Shanghai bishop funeral held amid successor crisisFuneral services were held Thursday for Shanghai Bishop Aloysius Jin Luxian, while the whereabouts of his anointed successor remained unclear amid a struggle for control between the Vatican and the ruling Communist Party.
Jin died Saturday at age 96, leaving deep uncertainty about the future leadership of one of China's largest and wealthiest dioceses.
His successor, Thaddeus Ma Daqin, was placed under house arrest last year immediately after he renounced his role in the Communist Party-controlled Catholic Patriotic Association. Ma had been confined to Shanghai's main seminary at Sheshan, but reportedly was moved recently to an undisclosed location.
The officially atheist Communist Party insists on tightly controlling all organized religions. It requires that Catholics worship in churches that belong to the Patriotic Association and demands the right to appoint bishops in defiance of the Vatican. Despite that, Ma had been approved by both the Vatican and Beijing, making his public renunciation of the Patriotic Association at his July 7 ordination Mass a grave affront to the party.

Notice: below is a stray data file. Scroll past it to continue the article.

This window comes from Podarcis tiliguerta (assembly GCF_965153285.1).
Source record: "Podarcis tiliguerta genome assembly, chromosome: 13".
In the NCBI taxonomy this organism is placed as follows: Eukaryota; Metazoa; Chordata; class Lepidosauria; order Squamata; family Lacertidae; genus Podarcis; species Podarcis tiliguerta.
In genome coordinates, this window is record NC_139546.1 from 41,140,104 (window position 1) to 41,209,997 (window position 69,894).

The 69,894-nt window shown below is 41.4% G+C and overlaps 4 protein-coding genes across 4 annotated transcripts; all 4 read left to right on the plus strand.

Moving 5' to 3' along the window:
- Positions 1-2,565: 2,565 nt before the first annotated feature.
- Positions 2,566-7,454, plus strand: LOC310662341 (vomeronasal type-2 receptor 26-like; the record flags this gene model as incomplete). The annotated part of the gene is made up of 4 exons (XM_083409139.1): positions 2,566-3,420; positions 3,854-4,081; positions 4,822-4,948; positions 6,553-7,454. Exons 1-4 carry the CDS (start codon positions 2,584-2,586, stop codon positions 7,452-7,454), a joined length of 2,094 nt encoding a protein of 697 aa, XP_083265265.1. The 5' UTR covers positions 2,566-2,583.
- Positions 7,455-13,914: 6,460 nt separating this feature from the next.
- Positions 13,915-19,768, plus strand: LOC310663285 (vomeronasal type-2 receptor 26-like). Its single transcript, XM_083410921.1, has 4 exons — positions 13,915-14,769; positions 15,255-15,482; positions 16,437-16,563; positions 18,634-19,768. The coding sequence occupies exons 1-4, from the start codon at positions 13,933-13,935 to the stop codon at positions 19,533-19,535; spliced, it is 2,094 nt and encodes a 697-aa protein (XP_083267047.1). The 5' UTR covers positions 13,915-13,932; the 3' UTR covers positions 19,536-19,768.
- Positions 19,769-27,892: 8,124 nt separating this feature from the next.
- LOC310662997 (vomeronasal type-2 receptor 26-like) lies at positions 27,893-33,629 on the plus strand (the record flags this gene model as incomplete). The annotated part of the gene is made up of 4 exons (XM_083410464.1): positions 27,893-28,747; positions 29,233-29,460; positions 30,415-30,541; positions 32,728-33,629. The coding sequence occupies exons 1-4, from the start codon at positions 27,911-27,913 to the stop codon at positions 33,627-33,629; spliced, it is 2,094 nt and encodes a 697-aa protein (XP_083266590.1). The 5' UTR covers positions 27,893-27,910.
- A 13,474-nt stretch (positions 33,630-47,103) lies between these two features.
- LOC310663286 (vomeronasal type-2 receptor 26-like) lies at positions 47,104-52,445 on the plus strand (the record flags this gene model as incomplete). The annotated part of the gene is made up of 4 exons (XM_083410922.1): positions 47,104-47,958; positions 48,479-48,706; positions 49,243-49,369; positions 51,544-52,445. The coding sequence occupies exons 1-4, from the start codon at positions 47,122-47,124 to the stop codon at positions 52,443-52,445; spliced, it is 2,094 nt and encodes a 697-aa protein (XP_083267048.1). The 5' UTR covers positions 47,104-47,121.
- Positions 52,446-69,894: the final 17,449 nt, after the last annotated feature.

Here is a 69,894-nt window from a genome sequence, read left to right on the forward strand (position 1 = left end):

After Ma renounced the Patriotic Association, it stripped him of his title as "coadjutor," or acting, bishop but the Vatican refused to recognize the move and has continued to view Ma as Shanghai's auxiliary bishop.
Jin had been criticized by some for cooperating with Mao's successors in reviving the church in Shanghai, but later reconciled with the Vatican and worked to heal divisions between Catholics who worship in the state church and those who do so in underground congregations.
China has an estimated 8 million to 12 million Catholics. Despite official requirements, around half worship in congregations outside the control of the Patriotic Association.
Michael Voris sometimes refers to some members of the Church's U.S. hierarchy as the American Patriotic Church, which is always worth a chuckle. And yet it is a prospect that is not impossible to envision-- an actual, schismatic Patriotic Church that allows gay marriage and adoption, allows contraception, and so on. Though it seems as though there would at least be clarity about exactly which one was Catholic, over time, the situation in China has become a confusing one for Chinese Catholics who suffered in the underground Church as Rome made repeated attempts to reconcile the Party-friendly regime. Some repent, some apostasize, some recant-- and confusion reigns.
If a government with the philosophical program of Mao, the morality of a folding chair, and the intellectual force of a runaway cotton ball decides to finally clamp down on those annoying Catholics, you can be sure they will have plenty of Patriotic Catholics to support them.
May Mary avert such a disaster, though we of course don't deserve her effort.
Did I mention this Saturday is First Saturday?